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A  new  lease  of  life  for  one  of  the  oldest  museums  in  the  country     Kendal's  first  museum  was  formed  in  1796.    As  the  collection  grew,  the  Museum  was  re-­‐ housed  several  times  before  ending  up  in  its  current  building,  formerly  a  wool  warehouse,  in   1913.    The  Museum  is  home  to  a  range  of  collections  including  local  archaeology,  history,   geology  and  local  and  world-­‐wide  natural  history.    The  significance  of  the  collection  not  only   has  relevance  to  the  local  community,  specialist  groups  and  societies,  it  is  also  considered  by   experts  to  have  a  regional  and  national  relevance.         In  spite  of  its  longevity  and  impressive  collections  the  Museums  future  had  been  the  subject   of  debate  for  some  years.      Managed  by  South  Lakeland  District  Council,  the  local  authority   for  financial  reasons  reduced  the  Museums  weekly  operating  hours  from  39hrs  to  15hrs  in   April  2007.    However,  a  new  way  forward  was  at  hand.    Kendal  College  had  approached  the   Council  to  explore  options  to  utilise  space  within  the  Museum  and  to  work  with  its  staff  to   improve  its  offer  for  students.    The  reason,  it’s  Art  and  Design  (Allan)  building  is  located   adjacent  to  the  Museum.     On  April  1  2009  a  ten  year  agreement  took  effect  between  South  Lakeland  District  Council   and  Kendal  College.    The  college  look  after  the  collections  and  manage  the  staff  and   buildings.    The  collections  remain  the  property  of  SLDC  and  Kendal  town  council  still  own   the  building.    The  Council  has  maintained  its  financial  commitment  (at  2008/09  levels)  and   the  College  has  undertaken  to  keep  the  Museum  open  to  the  public  for  at  least  the  same   amount  of  time  as  at  transfer  (in  summer  2010  they  increased  to  16.5hrs).    Although  the   hours  the  Museum  is  open  to  the  public  are  limited,  students  are  able  to  access  the   Museum  and  its  collections  in  the  mornings  of  open  days  and  by  attending  courses  run  by   Museum  staff.       This  is  just  the  beginning.    The  new  deal  to  hand  over  running  of  Kendal  Museum  to  Kendal   College  was  designed  to  be  used  as  a  springboard  for  a  major  regeneration  of  the  north  end   of  Kendal  town  centre.    The  College  aims  to  develop  its  digital  and  creative  curriculum,  while   increasing  the  provision  for  Further  and  Higher  Education  within  the  area.    The  proposed   new  development  will  form  part  of  a  ‘campus’  that  embraces  the  Kendal  Museum,  the  14th   Century  Castle  Dairy  and  the  Allan  Building  to  create  one  joined-­‐up  facility.    It  makes  use  of   buildings  in  an  area  of  Kendal  that  have  fallen  into  disrepair.    Planners  are  expected  to  be   attracted  by  the  prospect  of  improving  the  entrance  to  the  town  from  the  railway  station,   giving  the  town  a  new  gateway.    The  Castle  Dairy  will  become  a  patisserie  and  art  gallery.    A   multi-­‐purpose  space  for  students  studying  performing  arts,  dance  and  music,  facilities  for   sound,  lighting  and  recording  with  workshops  will  be  built.    The  Museum  will  be  able  to  use   this  facility  when  not  in  use  by  students  for  events,  lectures,  etc.    An  application  to  HLF  has   been  submitted  to  refurbish  the  Museum  with  new  displays,  interactive  learning  resources   and  improved  public  and  storage  facilities.    Councillor  Jameson  said:  “I  am  really  excited  by   the  prospect  of  rejuvenating  that  area.  By  using  cultural  and  educational  facilities,  there  is   an  excellent  opportunity  for  Kendal  to  develop  its  attractions.   In  December  2009  the  NWDA  awarded  Kendal  College  a  grant  of  £1million  towards  the   development  outlined  above.  In  December  2010  the  Museum  will  find  out  if  its  round  1   application  to  the  Heritage  Lottery  Fund  has  been  successful.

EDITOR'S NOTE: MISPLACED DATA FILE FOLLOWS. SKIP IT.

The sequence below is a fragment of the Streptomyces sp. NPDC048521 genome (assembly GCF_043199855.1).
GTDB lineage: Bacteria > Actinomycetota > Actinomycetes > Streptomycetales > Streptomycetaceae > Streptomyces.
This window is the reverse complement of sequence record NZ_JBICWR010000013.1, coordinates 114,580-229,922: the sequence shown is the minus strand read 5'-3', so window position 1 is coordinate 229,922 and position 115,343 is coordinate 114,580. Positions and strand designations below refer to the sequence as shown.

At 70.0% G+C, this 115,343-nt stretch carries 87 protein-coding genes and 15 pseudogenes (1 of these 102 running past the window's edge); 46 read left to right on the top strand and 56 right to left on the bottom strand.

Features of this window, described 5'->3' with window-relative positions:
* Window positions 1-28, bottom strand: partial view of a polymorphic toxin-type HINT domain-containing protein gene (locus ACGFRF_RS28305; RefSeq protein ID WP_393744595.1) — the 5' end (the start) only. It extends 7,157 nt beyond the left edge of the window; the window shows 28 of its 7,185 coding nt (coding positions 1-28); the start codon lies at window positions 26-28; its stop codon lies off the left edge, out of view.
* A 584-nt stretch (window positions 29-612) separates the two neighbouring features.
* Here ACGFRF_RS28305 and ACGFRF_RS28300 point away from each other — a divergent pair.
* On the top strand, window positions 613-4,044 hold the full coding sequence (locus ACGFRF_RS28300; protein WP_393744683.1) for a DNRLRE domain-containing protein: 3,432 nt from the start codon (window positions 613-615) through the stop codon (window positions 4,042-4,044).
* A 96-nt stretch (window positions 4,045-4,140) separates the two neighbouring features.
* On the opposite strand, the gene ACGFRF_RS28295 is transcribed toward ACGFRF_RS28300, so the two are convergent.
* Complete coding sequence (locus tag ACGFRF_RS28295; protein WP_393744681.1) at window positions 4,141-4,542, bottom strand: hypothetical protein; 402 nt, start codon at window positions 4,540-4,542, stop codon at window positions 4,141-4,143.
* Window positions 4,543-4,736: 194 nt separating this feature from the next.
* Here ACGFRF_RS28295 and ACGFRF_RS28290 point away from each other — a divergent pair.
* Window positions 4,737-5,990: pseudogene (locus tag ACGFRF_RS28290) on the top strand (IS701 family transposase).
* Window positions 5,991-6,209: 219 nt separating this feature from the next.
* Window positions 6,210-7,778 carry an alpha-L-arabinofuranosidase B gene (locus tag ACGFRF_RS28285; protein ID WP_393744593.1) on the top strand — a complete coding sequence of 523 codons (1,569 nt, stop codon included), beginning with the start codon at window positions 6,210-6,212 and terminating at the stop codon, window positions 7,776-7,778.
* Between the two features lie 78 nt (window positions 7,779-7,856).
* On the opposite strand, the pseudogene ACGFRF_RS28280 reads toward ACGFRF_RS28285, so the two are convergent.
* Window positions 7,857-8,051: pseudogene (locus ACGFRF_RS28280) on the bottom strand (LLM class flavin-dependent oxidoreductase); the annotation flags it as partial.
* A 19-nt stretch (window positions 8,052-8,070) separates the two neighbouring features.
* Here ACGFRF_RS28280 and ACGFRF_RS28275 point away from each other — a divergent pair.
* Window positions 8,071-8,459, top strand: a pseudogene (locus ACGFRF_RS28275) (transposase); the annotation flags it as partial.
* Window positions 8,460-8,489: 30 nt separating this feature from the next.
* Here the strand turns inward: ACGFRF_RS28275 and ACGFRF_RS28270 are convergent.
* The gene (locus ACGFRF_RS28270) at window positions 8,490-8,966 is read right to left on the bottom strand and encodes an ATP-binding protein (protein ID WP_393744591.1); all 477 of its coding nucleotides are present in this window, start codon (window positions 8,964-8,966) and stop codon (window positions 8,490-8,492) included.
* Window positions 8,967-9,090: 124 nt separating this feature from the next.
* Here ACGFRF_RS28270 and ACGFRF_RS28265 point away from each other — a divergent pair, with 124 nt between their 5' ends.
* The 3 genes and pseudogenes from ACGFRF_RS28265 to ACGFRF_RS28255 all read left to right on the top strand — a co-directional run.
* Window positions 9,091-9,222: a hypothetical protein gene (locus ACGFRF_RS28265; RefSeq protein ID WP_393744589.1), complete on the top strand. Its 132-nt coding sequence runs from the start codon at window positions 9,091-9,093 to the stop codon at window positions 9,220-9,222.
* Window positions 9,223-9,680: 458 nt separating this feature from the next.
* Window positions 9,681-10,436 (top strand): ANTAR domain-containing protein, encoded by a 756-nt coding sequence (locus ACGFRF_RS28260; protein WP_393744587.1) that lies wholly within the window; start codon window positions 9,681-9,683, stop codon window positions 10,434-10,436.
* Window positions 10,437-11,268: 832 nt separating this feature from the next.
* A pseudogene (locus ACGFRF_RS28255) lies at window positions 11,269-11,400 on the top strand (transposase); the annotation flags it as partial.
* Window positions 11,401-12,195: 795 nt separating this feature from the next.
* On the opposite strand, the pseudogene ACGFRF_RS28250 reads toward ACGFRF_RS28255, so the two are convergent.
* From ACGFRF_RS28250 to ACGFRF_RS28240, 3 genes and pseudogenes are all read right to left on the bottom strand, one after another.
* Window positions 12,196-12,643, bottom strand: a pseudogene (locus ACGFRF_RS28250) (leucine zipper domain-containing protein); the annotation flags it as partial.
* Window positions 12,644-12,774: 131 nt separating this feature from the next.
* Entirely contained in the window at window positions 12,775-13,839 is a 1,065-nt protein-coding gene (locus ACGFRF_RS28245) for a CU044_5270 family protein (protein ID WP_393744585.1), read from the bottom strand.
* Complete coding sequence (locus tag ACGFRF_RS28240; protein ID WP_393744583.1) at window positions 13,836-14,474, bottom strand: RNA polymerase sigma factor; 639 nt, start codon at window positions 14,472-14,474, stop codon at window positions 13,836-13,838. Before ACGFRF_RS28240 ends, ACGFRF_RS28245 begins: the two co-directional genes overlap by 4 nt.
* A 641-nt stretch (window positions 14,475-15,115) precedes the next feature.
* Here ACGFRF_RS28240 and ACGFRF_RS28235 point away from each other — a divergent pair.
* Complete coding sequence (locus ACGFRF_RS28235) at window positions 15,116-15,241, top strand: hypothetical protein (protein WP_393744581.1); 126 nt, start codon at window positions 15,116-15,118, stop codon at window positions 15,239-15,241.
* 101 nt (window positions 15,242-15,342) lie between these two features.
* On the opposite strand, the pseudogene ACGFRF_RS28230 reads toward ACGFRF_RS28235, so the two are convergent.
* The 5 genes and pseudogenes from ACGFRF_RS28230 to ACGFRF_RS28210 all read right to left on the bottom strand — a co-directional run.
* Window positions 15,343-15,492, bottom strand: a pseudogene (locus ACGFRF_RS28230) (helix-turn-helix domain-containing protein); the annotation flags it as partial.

Further  information:   Morag  Clement,  Curator  Kendal  Museum       NWDA  Grant  information  at­‐09-­‐03-­‐16.php      

PRT Case Study New Lease of Life for Kendal Museum